FISCAL RESPONSIBILITY AND BUDGET MANAGEMENT ACT
For a sustainable fiscal policy it is essential that fiscal consolidation process is not only facilitated but it is also strengthened by concerted efforts to boost revenue flows to meet the growing expenditure requirements. There are two kinds of fiscal consolidation the first type of fiscal consolidation incorporates adjustments which rely mainly on expenditure reduction through cuts in revenue expenditure and, if possible also in rates and types of taxes. In this type of adjustment the composition of spending cuts is an important consideration due to its impact on formation of expectation of the current and impending measure and credibility of the reform process. The second type of fiscal consolidation incorporates measures which rely mainly on broad based tax changes, without affecting public expenditure. However, the type of fiscal consolidation measures that should be followed in any economy would depend upon a clear understanding of the background of the situation with respect to the indicators of important varieties of deficits. In the Indian case, both the approaches have been followed to control deficits. Whole it is true that both the Central and State governments have been suffering from the problem of increasing deficits, the problem of deficits is more serious in the case of Central government in India. Our object, in this chapter is to confine our attention towards efforts made by the Central government and make a critical appraisal of the success achieved in controlling deficits. Since 1991-92, the budget documents of the Government of India set out three key deficit indicators, the revenue deficit (RD), the gross fiscal deficit (GFD) and the primary deficit (PD). Out of these deficit indicators, GFD became an important target fiscal variable and crucial policy target of the Central Government in the context of the structural adjustment programme initiated in 19911. Revenue deficit measures the difference between current expenditure and current revenue. It is used as a measure of the Government’s dissaving. GFD, though traditionally defined as the difference between total government expenditure and current revenues, in the Indian context, was taken as the difference between aggregate expenditure and non-debt receipts consisting of tax revenue, non-tax revenue, recoveries of loans and disinvestment proceeds. Primary deficit which is the difference between GFD and interest payments is a measure of the sustainability of deficit. Other measures used in the literature are net fiscal deficit (NFD) which excludes net lending from GFD, net primary deficit (NPD) which excludes net interest payments from (NFD) and primary revenue balance (PRB) which nets out interest payments from revenue deficit. Fiscal Deficit: The Fiscal Deficit is the difference between the total expenditure of the government and the revenue receipts plus those capital receipts which are not in the nature of borrowing but which finally accrue to the government. Fiscal Deficit = Total Expenditure – Revenue Receipts + Capital Receipts (excluding net borrowing). Revenue Deficit: The Revenue Deficit is the excess of government revenue expenditures over revenue receipts. Revenue Deficit = Revenue Expenditure¬ - Revenue Receipts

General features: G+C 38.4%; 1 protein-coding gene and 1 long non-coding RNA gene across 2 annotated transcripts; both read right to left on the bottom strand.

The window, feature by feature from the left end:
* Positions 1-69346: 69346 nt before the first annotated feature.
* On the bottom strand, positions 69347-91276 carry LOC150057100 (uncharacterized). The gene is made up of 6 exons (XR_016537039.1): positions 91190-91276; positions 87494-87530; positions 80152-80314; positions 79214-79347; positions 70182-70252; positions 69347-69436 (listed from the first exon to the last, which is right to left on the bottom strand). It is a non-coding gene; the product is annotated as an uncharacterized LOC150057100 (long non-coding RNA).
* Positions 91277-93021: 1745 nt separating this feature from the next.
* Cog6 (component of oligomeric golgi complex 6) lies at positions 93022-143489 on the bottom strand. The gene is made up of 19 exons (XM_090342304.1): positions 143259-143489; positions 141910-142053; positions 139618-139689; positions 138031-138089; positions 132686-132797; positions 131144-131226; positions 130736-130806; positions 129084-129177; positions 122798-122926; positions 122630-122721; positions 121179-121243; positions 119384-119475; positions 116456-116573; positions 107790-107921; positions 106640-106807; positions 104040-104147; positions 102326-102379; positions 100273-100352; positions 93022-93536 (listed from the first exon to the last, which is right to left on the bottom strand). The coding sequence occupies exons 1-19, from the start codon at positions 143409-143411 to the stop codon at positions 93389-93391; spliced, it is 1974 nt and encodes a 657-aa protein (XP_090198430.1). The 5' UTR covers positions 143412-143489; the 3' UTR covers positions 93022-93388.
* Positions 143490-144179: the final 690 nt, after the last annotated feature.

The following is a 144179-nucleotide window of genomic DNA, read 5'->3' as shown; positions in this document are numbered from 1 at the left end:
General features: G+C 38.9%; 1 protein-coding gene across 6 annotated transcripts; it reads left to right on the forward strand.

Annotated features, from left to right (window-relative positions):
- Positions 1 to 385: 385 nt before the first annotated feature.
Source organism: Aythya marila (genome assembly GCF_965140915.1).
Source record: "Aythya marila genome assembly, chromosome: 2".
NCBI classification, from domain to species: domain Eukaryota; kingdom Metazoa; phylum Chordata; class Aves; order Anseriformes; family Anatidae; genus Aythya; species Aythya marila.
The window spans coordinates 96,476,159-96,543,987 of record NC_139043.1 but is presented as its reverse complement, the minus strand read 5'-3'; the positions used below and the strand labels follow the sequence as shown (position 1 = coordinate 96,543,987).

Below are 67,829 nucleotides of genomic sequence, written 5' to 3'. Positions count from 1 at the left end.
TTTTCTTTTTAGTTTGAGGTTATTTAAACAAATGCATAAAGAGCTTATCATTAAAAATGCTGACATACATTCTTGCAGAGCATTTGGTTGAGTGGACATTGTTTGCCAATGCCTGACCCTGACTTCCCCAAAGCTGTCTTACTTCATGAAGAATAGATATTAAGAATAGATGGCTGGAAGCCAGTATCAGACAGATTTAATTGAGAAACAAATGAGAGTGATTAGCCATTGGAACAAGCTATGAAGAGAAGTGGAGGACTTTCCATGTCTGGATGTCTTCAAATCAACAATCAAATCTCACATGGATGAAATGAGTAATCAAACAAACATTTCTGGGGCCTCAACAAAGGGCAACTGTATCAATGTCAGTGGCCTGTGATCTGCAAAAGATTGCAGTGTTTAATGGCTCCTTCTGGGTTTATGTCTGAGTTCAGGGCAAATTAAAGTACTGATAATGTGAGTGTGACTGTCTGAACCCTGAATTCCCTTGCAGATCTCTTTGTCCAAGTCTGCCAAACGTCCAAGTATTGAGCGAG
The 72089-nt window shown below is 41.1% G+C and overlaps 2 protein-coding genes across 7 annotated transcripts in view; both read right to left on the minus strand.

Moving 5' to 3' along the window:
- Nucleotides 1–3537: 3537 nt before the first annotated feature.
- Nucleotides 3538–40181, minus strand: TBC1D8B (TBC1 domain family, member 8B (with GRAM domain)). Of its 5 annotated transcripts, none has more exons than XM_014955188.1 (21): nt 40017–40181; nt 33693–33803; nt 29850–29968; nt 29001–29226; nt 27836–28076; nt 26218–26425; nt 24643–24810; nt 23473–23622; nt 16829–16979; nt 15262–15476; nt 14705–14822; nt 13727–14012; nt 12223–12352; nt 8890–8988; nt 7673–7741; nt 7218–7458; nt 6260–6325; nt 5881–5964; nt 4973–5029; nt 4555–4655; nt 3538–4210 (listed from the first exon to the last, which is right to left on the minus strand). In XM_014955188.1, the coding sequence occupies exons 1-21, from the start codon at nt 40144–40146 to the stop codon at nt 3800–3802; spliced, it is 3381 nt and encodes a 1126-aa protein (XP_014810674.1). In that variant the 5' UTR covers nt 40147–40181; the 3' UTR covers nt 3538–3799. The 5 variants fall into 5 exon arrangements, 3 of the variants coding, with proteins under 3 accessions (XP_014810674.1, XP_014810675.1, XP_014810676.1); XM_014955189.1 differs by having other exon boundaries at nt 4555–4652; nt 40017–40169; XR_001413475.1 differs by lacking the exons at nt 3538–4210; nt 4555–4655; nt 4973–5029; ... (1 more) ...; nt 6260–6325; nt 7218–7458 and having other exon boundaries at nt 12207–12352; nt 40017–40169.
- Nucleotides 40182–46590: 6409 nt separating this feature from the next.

Primary Deficit: The Primary Deficit is the fiscal deficit minus interest payments. Primary Deficit = Fiscal Deficit – Interest Payments
The rapid deterioration in the government finances during the late 1980s caused by a faster rise in expenditure growth relative to revenue growth resulted in a steep rise in the central government’s fiscal deficit to GDP ratio which culminated in a balance of payments crisis. Fiscal reforms were initiated with the aim of achieving a reduction in the size of deficit in relation to GDP through revenue enhancement and curtailment in current expenditure growth while enlarging spending on investment and infrastructure so as to provide...
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